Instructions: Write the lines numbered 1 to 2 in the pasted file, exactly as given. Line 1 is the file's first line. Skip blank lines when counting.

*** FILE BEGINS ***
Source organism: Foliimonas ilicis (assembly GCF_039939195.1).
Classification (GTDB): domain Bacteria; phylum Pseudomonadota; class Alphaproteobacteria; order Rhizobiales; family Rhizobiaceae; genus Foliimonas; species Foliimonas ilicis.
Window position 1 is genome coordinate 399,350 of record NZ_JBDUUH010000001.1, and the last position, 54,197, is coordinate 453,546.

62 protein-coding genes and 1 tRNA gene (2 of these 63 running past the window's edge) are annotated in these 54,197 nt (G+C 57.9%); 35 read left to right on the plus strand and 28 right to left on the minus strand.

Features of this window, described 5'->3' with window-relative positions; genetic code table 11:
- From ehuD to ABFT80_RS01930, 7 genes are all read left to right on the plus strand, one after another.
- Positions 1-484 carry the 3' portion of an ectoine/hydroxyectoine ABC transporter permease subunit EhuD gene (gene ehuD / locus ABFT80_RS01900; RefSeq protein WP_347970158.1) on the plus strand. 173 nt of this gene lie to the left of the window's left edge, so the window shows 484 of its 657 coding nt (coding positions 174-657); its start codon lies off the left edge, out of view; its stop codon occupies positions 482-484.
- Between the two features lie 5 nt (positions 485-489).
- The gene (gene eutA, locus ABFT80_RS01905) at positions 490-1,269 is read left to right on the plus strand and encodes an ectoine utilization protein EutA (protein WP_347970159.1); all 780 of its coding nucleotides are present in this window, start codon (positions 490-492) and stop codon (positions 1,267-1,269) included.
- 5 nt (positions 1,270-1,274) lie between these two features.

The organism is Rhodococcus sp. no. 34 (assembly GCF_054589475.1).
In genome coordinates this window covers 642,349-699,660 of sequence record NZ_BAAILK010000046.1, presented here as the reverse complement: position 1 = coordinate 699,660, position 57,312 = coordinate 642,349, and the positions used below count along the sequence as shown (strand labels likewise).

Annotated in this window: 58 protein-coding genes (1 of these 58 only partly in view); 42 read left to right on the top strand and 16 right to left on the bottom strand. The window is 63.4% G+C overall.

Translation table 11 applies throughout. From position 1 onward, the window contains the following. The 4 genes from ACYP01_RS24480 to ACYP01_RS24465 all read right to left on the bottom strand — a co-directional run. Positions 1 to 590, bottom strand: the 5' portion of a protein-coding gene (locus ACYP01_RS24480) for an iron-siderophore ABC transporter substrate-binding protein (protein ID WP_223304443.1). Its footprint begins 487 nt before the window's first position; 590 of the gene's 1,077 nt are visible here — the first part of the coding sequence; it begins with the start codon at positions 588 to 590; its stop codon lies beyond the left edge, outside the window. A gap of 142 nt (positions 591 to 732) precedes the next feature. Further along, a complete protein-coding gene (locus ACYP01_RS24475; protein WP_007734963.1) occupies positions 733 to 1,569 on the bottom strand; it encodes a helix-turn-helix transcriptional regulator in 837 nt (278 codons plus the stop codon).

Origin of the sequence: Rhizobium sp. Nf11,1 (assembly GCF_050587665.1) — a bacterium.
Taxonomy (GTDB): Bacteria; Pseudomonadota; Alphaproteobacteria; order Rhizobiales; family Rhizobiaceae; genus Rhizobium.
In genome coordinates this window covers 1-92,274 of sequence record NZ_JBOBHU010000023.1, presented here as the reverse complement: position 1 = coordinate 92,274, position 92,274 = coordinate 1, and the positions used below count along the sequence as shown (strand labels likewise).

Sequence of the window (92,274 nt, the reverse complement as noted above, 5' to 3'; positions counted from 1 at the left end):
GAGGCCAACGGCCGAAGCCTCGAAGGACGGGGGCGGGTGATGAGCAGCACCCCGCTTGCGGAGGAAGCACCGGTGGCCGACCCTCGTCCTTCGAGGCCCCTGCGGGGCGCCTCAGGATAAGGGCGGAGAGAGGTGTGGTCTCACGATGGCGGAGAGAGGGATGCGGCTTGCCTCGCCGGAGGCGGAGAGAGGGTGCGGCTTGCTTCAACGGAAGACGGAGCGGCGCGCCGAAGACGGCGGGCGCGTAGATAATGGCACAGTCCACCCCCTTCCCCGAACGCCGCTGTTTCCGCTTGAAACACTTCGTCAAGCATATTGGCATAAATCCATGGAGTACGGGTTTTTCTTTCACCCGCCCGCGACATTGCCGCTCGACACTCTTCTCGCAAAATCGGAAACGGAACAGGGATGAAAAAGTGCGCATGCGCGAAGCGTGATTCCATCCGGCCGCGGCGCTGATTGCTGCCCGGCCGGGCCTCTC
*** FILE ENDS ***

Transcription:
Source organism: Foliimonas ilicis (assembly GCF_039939195.1).
Classification (GTDB): domain Bacteria; phylum Pseudomonadota; class Alphaproteobacteria; order Rhizobiales; family Rhizobiaceae; genus Foliimonas; species Foliimonas ilicis.